With many of the lenticular display devices outlined in this document, there will be situations where it is desirable to ensure that only observers in certain locations, or orientations, in respect of the display screen are able to see the images displayed. This would, for example, be particularly important in the case of security devices, where it might be essential that there was no possibility of someone looking at the device from a certain angle could see an image that it was not intended that they should see—for example, if either the lenticular screen, and/or the image substrate, of a lenticular display device such as those described above, being used to indicate whether or not a food packaging item, for example, had had its position moved, and as a result should be displaying a red colour across its screen, it would be important that the consumer could not view it from any angle so as to perceive the screen colour as Green—indicating that it had not been interfered with, or opened (unless, of course, it was).
To achieve this purpose, it would be important in such situations to ensure that the observer of the screen can only view it from such angles as would provide them with the image(s) which were appropriate. This function of restricting the viewer's point of view, or angle of observation, can be achieved in many ways.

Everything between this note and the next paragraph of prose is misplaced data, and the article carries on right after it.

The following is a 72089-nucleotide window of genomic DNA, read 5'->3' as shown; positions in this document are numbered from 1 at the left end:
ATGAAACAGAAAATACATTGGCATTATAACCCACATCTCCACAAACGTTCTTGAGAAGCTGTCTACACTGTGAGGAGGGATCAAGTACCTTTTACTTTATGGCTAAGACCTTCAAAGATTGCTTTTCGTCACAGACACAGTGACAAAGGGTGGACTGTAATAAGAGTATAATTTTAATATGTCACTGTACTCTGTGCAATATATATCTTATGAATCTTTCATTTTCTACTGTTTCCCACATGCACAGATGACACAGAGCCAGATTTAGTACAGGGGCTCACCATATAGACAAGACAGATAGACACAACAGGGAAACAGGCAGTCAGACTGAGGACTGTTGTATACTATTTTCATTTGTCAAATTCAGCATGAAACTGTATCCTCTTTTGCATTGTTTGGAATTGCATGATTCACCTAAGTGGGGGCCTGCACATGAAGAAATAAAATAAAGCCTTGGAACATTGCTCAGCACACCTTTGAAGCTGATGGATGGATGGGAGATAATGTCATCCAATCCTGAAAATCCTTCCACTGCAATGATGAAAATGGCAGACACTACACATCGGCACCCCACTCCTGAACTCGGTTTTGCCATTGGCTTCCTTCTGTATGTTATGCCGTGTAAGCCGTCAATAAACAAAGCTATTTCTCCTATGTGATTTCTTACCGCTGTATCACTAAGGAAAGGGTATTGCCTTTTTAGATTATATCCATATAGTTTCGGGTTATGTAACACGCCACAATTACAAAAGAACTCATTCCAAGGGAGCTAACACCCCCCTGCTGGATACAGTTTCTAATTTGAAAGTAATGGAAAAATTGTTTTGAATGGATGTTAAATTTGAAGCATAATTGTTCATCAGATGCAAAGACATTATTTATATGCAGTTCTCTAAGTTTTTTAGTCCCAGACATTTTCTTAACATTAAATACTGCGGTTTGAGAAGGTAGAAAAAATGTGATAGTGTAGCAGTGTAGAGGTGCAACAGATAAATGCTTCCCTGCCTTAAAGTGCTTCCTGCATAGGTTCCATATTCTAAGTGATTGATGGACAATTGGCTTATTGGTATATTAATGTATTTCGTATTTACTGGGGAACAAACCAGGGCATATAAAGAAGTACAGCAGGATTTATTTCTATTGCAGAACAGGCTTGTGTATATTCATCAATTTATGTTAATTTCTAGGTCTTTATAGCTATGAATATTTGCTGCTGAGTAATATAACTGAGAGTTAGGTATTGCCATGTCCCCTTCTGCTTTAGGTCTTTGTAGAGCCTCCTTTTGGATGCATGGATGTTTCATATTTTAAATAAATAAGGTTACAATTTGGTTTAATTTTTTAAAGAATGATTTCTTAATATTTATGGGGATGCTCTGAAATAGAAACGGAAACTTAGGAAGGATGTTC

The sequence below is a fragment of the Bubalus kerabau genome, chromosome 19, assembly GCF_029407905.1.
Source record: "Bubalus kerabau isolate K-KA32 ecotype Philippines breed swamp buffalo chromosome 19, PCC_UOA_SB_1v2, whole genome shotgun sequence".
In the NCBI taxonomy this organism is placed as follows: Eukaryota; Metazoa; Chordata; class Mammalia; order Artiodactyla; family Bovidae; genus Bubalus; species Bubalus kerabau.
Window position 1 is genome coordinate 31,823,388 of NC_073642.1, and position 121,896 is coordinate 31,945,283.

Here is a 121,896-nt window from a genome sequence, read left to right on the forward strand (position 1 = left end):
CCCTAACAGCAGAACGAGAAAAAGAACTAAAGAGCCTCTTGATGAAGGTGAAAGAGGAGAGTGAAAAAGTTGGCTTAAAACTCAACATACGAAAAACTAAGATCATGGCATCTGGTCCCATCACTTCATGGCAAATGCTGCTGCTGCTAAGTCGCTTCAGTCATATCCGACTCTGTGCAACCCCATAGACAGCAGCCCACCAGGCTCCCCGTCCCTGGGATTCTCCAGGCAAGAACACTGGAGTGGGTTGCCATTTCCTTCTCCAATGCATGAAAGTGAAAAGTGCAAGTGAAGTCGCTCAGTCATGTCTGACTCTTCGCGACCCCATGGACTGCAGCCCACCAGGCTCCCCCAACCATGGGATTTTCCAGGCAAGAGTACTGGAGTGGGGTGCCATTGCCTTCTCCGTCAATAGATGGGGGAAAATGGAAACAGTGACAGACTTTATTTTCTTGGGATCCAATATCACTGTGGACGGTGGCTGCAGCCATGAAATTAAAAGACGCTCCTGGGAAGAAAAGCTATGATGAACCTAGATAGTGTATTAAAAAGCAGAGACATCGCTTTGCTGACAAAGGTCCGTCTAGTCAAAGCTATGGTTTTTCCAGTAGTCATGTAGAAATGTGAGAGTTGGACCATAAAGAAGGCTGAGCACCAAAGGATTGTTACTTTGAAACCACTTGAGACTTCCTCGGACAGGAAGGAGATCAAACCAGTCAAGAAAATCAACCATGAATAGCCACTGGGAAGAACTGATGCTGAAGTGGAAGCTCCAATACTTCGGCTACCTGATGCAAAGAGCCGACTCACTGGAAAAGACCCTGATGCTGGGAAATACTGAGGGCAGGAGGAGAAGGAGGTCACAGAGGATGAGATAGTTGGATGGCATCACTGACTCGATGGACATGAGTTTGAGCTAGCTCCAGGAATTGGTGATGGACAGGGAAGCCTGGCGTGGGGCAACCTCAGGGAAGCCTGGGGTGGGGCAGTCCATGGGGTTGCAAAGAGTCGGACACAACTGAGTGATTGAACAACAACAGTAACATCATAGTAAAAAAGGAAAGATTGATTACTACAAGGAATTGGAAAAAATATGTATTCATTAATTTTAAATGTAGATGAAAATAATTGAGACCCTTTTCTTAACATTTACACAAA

One means is simply to provide a shield around the screen, so as to prevent viewing from any but the desired angles.
An alternative approach to achieving the same objective would be to place any filter means between the observer and the screen that would act, in effect, rather like Venetian blinds—i.e., would act like slats through which the screen is viewed. This could be achieved, for example, with polarised light filter which only allowed light to pass out of the observer's side of the screen in a fixed direction—or in a predetermined range of different possible directions, none of which would allow the observer to see indicia derived from the indicia carrier means which it was not designed to show them at that time.
Very crudely drawn,
Another means of restricting the observer's ability to see images or colours on a movable indicia-bearing, or multi-coloured filter-bearing substrate suitably arranged in respect of the lens is to provide light-reflecting surfaces between said lens and said substrate, so as to reflect that otherwise would have flowed towards unwanted visual material to be instead reflected towards the items it is desired that the observer should see. This approach is illustrated in FIG. 23.